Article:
This chapter of his own history concluded, Hugh returned with fresh energy to his novel, and worked at it as his invention gave him scope. There was the more necessity that he should make progress, from the fact that, having sent his mother the greater part of the salary he had received from Mr. Arnold, he was now reduced to his last sovereign. Poverty looks rather ugly when she comes so close as this. But she had not yet accosted him; and with a sovereign in his pocket, and last week's rent paid, a bachelor is certainly not poverty-stricken, at least when he is as independent, not only of other people, but of himself, as Hugh was. Still, without more money than that a man walks in fetters, and is ready to forget that the various restraints he is under are not incompatible with most honourable freedom. So Hugh worked as hard as he could to finish his novel, and succeeded within a week. Then the real anxiety began. He carried it, with much doubtful hope, to one of the principal publishing houses. Had he been more selfishly wise, he would have put it into the hands of Falconer to negotiate for him. But he thought he had given him quite trouble enough already. So he went without an introduction even. The manuscript was received politely, and attention was promised. But a week passed, and another, and another. A human soul was in commotion about the meat that perisheth—and the manuscript lay all the time unread,—forgotten in a drawer.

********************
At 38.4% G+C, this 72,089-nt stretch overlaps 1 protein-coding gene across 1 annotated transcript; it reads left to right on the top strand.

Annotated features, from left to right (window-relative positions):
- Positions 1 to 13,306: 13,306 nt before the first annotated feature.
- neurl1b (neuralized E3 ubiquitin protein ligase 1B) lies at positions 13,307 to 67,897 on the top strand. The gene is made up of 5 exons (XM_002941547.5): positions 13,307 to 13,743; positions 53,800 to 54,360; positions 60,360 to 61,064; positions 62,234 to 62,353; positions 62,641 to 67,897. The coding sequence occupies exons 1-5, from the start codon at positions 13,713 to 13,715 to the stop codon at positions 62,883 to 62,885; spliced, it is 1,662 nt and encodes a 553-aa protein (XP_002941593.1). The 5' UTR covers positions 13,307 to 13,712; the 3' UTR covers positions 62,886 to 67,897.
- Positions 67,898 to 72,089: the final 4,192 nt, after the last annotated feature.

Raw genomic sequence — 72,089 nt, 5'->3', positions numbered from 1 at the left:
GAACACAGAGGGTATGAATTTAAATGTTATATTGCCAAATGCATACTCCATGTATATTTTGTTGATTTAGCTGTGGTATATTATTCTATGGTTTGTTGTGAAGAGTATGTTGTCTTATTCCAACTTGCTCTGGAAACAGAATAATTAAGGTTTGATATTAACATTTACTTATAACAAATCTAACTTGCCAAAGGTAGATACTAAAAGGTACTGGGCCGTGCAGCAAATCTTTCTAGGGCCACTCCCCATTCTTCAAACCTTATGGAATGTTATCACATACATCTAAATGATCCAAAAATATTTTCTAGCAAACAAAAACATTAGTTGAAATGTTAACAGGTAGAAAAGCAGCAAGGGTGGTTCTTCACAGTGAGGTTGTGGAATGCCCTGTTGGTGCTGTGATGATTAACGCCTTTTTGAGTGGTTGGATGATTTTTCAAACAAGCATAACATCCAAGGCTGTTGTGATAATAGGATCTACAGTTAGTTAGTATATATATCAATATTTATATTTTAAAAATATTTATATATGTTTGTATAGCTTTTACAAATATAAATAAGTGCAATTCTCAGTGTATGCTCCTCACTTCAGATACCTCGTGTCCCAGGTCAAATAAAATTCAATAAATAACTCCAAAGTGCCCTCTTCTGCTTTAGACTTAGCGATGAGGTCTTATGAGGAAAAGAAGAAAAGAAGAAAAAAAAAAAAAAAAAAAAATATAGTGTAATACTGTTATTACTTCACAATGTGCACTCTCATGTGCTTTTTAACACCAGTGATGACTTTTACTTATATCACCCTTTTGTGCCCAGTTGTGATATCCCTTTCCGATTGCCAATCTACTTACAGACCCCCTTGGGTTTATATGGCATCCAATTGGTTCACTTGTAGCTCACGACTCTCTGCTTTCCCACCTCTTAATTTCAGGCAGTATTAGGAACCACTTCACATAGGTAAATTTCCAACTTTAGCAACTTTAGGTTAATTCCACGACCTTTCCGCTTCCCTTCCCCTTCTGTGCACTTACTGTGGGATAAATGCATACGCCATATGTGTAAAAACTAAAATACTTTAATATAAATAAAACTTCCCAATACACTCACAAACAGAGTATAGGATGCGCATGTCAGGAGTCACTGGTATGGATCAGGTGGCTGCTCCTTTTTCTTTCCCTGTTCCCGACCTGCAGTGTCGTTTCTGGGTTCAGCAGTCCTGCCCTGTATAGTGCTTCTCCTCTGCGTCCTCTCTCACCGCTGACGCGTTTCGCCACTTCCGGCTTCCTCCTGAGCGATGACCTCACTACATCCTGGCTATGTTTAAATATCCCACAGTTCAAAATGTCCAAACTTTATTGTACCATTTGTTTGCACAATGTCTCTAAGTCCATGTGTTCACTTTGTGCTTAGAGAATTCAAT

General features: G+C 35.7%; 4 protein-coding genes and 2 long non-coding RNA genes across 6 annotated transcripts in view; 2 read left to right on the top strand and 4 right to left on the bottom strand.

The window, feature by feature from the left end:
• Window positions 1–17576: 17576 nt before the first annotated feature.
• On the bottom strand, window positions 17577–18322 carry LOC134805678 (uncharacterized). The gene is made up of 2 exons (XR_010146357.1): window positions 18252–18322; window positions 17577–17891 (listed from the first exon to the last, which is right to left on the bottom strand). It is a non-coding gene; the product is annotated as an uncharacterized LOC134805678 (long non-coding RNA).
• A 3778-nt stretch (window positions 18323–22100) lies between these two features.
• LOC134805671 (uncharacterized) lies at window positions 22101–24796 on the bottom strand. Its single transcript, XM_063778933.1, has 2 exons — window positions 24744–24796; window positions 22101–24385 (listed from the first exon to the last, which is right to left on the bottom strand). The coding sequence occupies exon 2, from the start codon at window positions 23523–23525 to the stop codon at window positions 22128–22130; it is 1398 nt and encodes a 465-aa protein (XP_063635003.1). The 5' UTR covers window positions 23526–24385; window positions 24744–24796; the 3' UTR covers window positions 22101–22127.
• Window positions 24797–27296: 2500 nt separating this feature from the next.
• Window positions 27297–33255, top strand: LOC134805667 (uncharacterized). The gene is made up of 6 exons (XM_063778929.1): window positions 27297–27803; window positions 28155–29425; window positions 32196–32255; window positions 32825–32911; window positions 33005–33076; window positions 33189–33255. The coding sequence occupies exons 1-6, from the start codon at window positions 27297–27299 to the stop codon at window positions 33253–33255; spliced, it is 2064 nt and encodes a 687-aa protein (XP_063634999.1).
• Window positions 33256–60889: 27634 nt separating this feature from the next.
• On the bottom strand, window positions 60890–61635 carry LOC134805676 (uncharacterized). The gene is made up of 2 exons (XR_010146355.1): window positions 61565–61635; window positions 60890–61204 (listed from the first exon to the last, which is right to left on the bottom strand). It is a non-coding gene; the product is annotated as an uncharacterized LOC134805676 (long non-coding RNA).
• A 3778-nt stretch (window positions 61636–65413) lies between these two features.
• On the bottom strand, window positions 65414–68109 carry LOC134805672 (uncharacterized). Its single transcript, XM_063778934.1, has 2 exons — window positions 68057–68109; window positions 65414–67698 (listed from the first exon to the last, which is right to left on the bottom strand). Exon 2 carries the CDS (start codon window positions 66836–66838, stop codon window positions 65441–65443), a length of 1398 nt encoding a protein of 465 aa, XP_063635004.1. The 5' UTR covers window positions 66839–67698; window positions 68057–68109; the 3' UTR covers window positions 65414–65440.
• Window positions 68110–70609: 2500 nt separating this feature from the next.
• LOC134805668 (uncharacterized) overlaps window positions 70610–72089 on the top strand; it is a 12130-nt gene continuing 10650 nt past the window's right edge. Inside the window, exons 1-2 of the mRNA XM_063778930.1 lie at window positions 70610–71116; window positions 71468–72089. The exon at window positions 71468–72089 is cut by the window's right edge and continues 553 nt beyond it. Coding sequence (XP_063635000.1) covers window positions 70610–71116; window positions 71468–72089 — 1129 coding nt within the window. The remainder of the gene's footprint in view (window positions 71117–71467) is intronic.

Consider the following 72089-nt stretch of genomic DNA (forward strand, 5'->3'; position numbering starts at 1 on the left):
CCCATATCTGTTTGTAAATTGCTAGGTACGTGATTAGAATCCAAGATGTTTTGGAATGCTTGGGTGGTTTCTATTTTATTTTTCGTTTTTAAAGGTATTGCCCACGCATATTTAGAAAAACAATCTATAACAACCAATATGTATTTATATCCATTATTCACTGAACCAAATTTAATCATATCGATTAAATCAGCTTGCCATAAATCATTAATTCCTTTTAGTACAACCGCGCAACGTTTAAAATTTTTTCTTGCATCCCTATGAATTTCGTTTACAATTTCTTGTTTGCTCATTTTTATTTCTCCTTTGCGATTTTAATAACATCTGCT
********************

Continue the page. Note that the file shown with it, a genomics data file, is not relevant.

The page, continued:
At length he reached his last coin. He had had no meat for several days, except once that he dined at Mrs. Elton's. But he would not borrow till absolutely compelled, and sixpence would keep him alive another day. In the morning he had some breakfast (for he knew his books were worth enough to pay all he owed Miss Talbot), and then he wandered out. Through the streets he paced and paced, looking in at all the silversmiths' and printsellers' windows, and solacing his poverty with a favourite amusement of his in uneasy circumstances, an amusement cheap enough for a Scotchman reduced to his last sixpence—castle-building. This is not altogether a bad employment where hope has laid the foundation; but it is rather a heartless one where the imagination has to draw the ground plan as well as the elevations. The latter, however, was not quite Hugh's condition yet.—He returned at night, carefully avoiding the cook-shops and their kindred snares, with a silver groat in his pocket still. But he crawled up stairs rather feebly, it must be confessed, for a youth with limbs moulded in the fashion of his.